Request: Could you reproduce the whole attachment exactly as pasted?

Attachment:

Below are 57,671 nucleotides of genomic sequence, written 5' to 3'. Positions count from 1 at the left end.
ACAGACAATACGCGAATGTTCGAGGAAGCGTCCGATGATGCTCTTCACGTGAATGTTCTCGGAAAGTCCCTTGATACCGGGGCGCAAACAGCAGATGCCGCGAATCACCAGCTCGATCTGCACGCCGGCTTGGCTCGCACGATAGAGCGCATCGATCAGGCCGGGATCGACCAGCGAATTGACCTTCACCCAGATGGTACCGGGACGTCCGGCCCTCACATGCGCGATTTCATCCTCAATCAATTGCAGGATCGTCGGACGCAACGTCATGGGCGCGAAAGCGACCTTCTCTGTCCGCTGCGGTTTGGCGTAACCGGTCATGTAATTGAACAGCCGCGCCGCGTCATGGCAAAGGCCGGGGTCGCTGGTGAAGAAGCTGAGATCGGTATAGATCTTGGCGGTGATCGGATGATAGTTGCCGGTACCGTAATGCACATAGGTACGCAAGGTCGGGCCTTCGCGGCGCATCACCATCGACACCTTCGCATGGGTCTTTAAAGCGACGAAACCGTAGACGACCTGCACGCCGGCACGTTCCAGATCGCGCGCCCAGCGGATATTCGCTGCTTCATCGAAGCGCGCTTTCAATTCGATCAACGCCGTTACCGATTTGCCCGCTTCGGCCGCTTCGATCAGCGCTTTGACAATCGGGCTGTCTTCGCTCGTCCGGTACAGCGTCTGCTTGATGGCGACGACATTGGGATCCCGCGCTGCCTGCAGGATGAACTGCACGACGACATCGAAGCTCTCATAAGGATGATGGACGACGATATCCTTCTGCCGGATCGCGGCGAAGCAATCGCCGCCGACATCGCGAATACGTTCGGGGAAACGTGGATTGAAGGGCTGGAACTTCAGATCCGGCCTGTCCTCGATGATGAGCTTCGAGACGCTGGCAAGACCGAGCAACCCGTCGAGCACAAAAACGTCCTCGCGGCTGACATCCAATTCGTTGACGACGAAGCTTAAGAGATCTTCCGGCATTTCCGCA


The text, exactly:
Below are 57,671 nucleotides of genomic sequence, written 5' to 3'. Positions count from 1 at the left end.
ACAGACAATACGCGAATGTTCGAGGAAGCGTCCGATGATGCTCTTCACGTGAATGTTCTCGGAAAGTCCCTTGATACCGGGGCGCAAACAGCAGATGCCGCGAATCACCAGCTCGATCTGCACGCCGGCTTGGCTCGCACGATAGAGCGCATCGATCAGGCCGGGATCGACCAGCGAATTGACCTTCACCCAGATGGTACCGGGACGTCCGGCCCTCACATGCGCGATTTCATCCTCAATCAATTGCAGGATCGTCGGACGCAACGTCATGGGCGCGAAAGCGACCTTCTCTGTCCGCTGCGGTTTGGCGTAACCGGTCATGTAATTGAACAGCCGCGCCGCGTCATGGCAAAGGCCGGGGTCGCTGGTGAAGAAGCTGAGATCGGTATAGATCTTGGCGGTGATCGGATGATAGTTGCCGGTACCGTAATGCACATAGGTACGCAAGGTCGGGCCTTCGCGGCGCATCACCATCGACACCTTCGCATGGGTCTTTAAAGCGACGAAACCGTAGACGACCTGCACGCCGGCACGTTCCAGATCGCGCGCCCAGCGGATATTCGCTGCTTCATCGAAGCGCGCTTTCAATTCGATCAACGCCGTTACCGATTTGCCCGCTTCGGCCGCTTCGATCAGCGCTTTGACAATCGGGCTGTCTTCGCTCGTCCGGTACAGCGTCTGCTTGATGGCGACGACATTGGGATCCCGCGCTGCCTGCAGGATGAACTGCACGACGACATCGAAGCTCTCATAAGGATGATGGACGACGATATCCTTCTGCCGGATCGCGGCGAAGCAATCGCCGCCGACATCGCGAATACGTTCGGGGAAACGTGGATTGAAGGGCTGGAACTTCAGATCCGGCCTGTCCTCGATGATGAGCTTCGAGACGCTGGCAAGACCGAGCAACCCGTCGAGCACAAAAACGTCCTCGCGGCTGACATCCAATTCGTTGACGACGAAGCTTAAGAGATCTTCCGGCATTTCCGCA